‘JTC put the cart before the horse’ by BETH ALTENA “This court has no duty to accept, even in part, any Judicial Tenure Commission (JTC) “decision” because the JTC does not have the power to decide how and whether to discipline a judge…”< Those words summed up much of the majority opinion from the Michigan Supreme Court over whether Rockford Judge Steve Servaas has vacated or been removed from his office. Nineteen months after Servaas was told he must resign or face public humiliation, the Michigan Supreme Court has ruled he will keep his position of 35 years. The 91-page ruling was released after the judges made public their decision at 11 p.m. Friday, July 31, the last day they had to come to a decision. It said the JTC had “put the cart before the horse,” in acting as if it had the authority to oust a sitting judge. It is the end of over a year-and-a-half of publicity, accusations and the possibility that all Servaas rulings in recent years could be invalid. It also cost the Rockford judge $56,000 personally in legal costs—that on top of $100,000 in costs covered by county insurance.< Servaas still believes the fiasco all came from his disagreement over moving from the Rockford court location to a new building. The ruling overturned an earlier decision that said Servaas had vacated his office by moving outside his district, and also accused him of misconduct. “It looks like the Supreme Court came down over political lines,” he said. “Maybe I’m naive about politics, but I didn’t expect that.” Four of the seven judges—three supported by democrats and one moderate Republican—agreed that Servaas could not and should not be removed from office. The other three, and one of the four, submitted separate opinions. Almost all commented unfavorably on the actions of Paul Fischer, chair of the Judicial Tenure Commission. “For me this is the end of it,” said Servaas. “For Fischer, it’s the beginning. It’s his chance to go through this and see what happens.” Fischer has a grievance against him filed by Grand Rapids Bar Association members. In addition, one of the Supreme Court judges who ruled for Servaas also wrote specifically regarding Fischer and the JTC. Justice Elizabeth Weaver […]
August 6 2009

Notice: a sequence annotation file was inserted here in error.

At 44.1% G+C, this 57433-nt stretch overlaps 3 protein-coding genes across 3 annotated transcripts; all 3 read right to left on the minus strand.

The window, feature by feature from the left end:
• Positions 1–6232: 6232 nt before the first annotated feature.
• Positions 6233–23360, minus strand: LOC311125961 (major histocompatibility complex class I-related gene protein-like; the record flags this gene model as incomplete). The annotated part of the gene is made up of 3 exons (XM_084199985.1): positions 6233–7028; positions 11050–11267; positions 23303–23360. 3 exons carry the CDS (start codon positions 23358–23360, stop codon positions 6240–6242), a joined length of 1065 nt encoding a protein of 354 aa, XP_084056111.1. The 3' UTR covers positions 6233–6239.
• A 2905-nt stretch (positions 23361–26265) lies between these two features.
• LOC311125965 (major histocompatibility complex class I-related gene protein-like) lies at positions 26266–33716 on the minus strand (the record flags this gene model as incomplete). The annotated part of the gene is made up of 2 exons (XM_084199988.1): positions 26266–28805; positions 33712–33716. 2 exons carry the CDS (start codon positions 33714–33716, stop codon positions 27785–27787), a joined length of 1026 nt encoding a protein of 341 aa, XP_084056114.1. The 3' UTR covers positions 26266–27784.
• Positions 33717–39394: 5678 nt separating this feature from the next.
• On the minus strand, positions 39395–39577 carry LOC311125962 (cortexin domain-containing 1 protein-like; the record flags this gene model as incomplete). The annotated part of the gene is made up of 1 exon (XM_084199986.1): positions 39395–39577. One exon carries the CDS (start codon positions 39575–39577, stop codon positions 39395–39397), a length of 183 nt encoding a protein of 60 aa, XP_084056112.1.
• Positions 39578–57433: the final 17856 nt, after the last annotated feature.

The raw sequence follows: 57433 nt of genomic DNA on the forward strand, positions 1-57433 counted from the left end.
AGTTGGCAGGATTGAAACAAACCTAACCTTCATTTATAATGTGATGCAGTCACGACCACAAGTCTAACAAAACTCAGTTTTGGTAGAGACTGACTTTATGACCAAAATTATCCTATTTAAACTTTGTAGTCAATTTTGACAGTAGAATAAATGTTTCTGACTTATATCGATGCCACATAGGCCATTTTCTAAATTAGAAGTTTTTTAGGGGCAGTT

‘This is truly a last resort’ Not fighting the state on this could cost Plainfield Township as much as $8 million, advised attorney Douglas Van Essen of Silver & Van Essen Litigation and Counseling. The Plainfield Township Board voted unanimously to enter into a lawsuit with the Michigan Department of Environmental Quality (DEQ) during its Monday, August 3 meeting. According to Van Essen, the state has changed its mind on whether a lagoon in the township is a state body of water. He said that on June 30 the head of the DEQ’s water management division told the township the lake had been reclassified as a state body of water, in part because of its size, in part because of the thriving fish and wildlife population it hosts. Under the new designation, the township will no longer be able to discharge lime slurry used in treating water into the lake. The reclassification could include removal of the sediment so far deposited, and require the creation of a new lagoon. This would land lock the township’s water plant and limit the ability to provide water to residents in the future. It could cost the township millions, Van Essen said. Van Essen stressed that the lime is not a pollutant, and is not dangerous. It is the same product used in treating the water that township residents drink. The township has been using the lagoon since 1988 for discharge. At that time, Van Essen said, the DEQ said the lake was not a state body of water and could be used for such a purpose. He stated that the law has not changed, only the opinion of the DEQ officials. Coit Gravel Company owns the lagoon, located behind Family Fare on Northland Drive. Finished with mining from the location, the gravel company agreed to sell the lagoon to the township for $880,000. The sale would be financed by the gravel company for ten years and would allow the continued deposit of slurry. “This will have to be settled in the courts,” Van Essen said. Building another lagoon is possible. The Plainfield Township water treatment property on Plainfield Avenue has room for a smaller lagoon. However, that land was taken through eminent domain because the township projects it […]